With the pandemic, most facilities have closed to the public and stopped family visits. Residents are isolated inside and with no in-person interaction with family and friends. While that often isn’t the intention of the facility, they may not be able to provide for the social needs of every resident.
As other businesses and organizations have eased restrictions, families want to know when visits will be allowed in these long-term care facilities. In some cases, a type of visit has been allowed. Some centers allow families to visit with their loved ones outdoors, often over a fence. Eating in dining rooms while socially distancing has also resumed in many facilities. This allows the residents a chance to see other people and get out even if they can’t be in close contact.
Concern grows for the residents’ mental health as well. Because they can’t do the things they once were able and now have no one to visit them, they often feel lonely and depressed. They lose their appetites and have no motivation to fight through this pandemic. While nursing homes and assisted living centers have been hotspots for many deaths from COVID-19, family members and others worry about various long-term effects and the detriments of isolation for this fragile population.
While numerous states have provided guidelines to these facilities on safe reopening practices, the majority of centers have yet to allow in visitors. For those that do, family members still don’t feel they get a good idea of how their loved one is doing. They may see them at a distance or only for a short time. Neglect has always been a concern in these facilities, which is heightened because no one is around to monitor the patient and ensure they are safe and cared for.
Government Increases Scrutiny of Nursing Homes
Health inspectors are being sent by the Centers for Medicare & Medicaid Services to nursing homes as well as hospitals to check on the practices in place for infection control. The main attention is going to areas where the coronavirus has been identified.
More Attention on Infection Control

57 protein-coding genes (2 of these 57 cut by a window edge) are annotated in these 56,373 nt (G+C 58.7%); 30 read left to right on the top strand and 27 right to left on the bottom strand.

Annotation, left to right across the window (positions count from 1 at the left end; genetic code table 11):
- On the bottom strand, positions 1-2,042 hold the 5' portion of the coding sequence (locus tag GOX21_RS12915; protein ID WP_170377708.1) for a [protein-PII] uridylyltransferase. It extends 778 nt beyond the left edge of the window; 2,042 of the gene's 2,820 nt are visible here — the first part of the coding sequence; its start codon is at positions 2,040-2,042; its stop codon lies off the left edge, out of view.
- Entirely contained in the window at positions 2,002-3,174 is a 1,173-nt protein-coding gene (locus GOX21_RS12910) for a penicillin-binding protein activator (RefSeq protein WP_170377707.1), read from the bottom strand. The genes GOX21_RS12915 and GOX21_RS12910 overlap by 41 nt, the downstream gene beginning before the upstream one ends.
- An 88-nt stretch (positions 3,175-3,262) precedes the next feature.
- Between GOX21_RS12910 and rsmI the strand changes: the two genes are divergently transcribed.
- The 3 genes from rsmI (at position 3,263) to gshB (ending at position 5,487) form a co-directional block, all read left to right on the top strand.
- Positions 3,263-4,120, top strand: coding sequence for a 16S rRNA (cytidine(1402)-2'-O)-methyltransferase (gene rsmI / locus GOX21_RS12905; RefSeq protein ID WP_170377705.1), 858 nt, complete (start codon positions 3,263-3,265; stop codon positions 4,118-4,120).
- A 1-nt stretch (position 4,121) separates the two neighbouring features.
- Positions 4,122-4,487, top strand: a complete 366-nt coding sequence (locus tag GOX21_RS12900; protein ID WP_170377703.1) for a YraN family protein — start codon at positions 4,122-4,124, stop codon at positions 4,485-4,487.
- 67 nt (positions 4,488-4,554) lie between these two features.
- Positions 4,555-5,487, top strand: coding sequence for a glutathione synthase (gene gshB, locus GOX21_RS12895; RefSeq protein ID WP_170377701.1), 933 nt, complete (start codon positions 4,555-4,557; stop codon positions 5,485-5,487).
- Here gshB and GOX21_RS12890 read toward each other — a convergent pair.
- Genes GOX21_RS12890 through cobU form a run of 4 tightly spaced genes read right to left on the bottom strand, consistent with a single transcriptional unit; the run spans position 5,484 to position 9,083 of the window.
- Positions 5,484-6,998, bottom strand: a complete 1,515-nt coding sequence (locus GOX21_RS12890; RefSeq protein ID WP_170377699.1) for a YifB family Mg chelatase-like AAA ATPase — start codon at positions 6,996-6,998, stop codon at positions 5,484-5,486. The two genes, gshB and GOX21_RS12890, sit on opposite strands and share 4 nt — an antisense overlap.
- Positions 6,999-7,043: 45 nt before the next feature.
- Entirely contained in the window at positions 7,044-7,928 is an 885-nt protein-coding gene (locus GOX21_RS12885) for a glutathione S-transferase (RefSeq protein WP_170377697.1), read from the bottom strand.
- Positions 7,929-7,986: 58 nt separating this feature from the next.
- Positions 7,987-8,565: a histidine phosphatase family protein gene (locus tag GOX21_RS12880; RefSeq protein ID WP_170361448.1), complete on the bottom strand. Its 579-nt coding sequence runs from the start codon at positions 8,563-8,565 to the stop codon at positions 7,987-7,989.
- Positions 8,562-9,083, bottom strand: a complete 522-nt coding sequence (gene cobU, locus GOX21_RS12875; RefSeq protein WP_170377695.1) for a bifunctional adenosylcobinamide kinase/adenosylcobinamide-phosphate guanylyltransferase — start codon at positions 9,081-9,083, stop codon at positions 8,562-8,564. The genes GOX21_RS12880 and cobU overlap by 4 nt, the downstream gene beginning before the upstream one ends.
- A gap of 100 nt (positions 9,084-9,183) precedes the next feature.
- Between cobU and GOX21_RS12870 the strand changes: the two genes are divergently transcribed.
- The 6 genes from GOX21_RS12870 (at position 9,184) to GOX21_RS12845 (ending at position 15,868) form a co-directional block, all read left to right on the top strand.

The increase in attention comes from the five deaths of residents at Life Care Center in Kirkland, Washington who had all been infected with the coronavirus. The inspectors would be looking at whether the correct protocols were in place and if the staff had followed the rules on infection control. This same facility had been cited in the past year for lapses in infection control, but the issues had been corrected, according to inspectors.
The inspectors will be looking at handwashing practices, whether staff are wearing gloves, how laundry is being handled and food preparation, among other things. While the leaders in the nursing home industry have said they support this plan, they also ask about dealing with possible shortages of critical supplies, including masks.
According to CMS, nursing homes have the ability to ban visitors to protect their residents. They can also screen each person who visits the facility to determine if they have traveled overseas recently and where.
Poor infection control is the number one reason for citations with nursing homes. Statistics show that over 9000 nursing homes have been cited in the past three years. These citations vary from basic hygiene to other preventative measures to control infection. Over one-third of those nursing homes have been cited more than once.
Many of the violations are considered lower level, which means they don’t come with fines. They also don’t impact the rating of the nursing home.
Infections in these facilities can be quite serious and often include extended hospital stays for recovery. Many don’t recover from the infections. For example, residents who have feeding tubes are at an increased risk of aspiration pneumonia and skin infections. While older people are more susceptible to these infections because their bodies can’t fight off disease as easily as someone younger, there are also concerns that staff members aren’t trained to monitor for these conditions, or they simply overlook indications of infection.